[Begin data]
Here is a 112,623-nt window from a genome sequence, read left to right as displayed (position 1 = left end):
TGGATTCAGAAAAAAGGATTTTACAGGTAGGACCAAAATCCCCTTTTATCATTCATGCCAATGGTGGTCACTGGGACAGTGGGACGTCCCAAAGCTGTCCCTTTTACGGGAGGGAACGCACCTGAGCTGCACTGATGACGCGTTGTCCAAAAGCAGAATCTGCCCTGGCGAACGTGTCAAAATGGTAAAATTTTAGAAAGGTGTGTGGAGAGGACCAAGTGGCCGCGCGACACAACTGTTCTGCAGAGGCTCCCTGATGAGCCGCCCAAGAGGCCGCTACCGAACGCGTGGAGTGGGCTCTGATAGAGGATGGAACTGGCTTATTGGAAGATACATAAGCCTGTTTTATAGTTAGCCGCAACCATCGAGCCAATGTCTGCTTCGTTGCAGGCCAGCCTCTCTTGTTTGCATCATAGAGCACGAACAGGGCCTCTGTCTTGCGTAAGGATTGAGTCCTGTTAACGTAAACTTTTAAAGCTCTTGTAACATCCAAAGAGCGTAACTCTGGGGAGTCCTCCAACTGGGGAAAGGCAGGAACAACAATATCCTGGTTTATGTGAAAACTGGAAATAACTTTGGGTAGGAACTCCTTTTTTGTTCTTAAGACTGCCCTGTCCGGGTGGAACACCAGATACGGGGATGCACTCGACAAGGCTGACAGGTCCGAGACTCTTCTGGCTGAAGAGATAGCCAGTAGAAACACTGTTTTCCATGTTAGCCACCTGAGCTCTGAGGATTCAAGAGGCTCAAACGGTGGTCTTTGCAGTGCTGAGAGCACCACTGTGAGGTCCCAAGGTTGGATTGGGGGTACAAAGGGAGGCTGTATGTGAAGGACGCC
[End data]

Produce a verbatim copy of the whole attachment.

Here is a 112,623-nt window from a genome sequence, read left to right as displayed (position 1 = left end):
TGGATTCAGAAAAAAGGATTTTACAGGTAGGACCAAAATCCCCTTTTATCATTCATGCCAATGGTGGTCACTGGGACAGTGGGACGTCCCAAAGCTGTCCCTTTTACGGGAGGGAACGCACCTGAGCTGCACTGATGACGCGTTGTCCAAAAGCAGAATCTGCCCTGGCGAACGTGTCAAAATGGTAAAATTTTAGAAAGGTGTGTGGAGAGGACCAAGTGGCCGCGCGACACAACTGTTCTGCAGAGGCTCCCTGATGAGCCGCCCAAGAGGCCGCTACCGAACGCGTGGAGTGGGCTCTGATAGAGGATGGAACTGGCTTATTGGAAGATACATAAGCCTGTTTTATAGTTAGCCGCAACCATCGAGCCAATGTCTGCTTCGTTGCAGGCCAGCCTCTCTTGTTTGCATCATAGAGCACGAACAGGGCCTCTGTCTTGCGTAAGGATTGAGTCCTGTTAACGTAAACTTTTAAAGCTCTTGTAACATCCAAAGAGCGTAACTCTGGGGAGTCCTCCAACTGGGGAAAGGCAGGAACAACAATATCCTGGTTTATGTGAAAACTGGAAATAACTTTGGGTAGGAACTCCTTTTTTGTTCTTAAGACTGCCCTGTCCGGGTGGAACACCAGATACGGGGATGCACTCGACAAGGCTGACAGGTCCGAGACTCTTCTGGCTGAAGAGATAGCCAGTAGAAACACTGTTTTCCATGTTAGCCACCTGAGCTCTGAGGATTCAAGAGGCTCAAACGGTGGTCTTTGCAGTGCTGAGAGCACCACTGTGAGGTCCCAAGGTTGGATTGGGGGTACAAAGGGAGGCTGTATGTGAAGGACGCC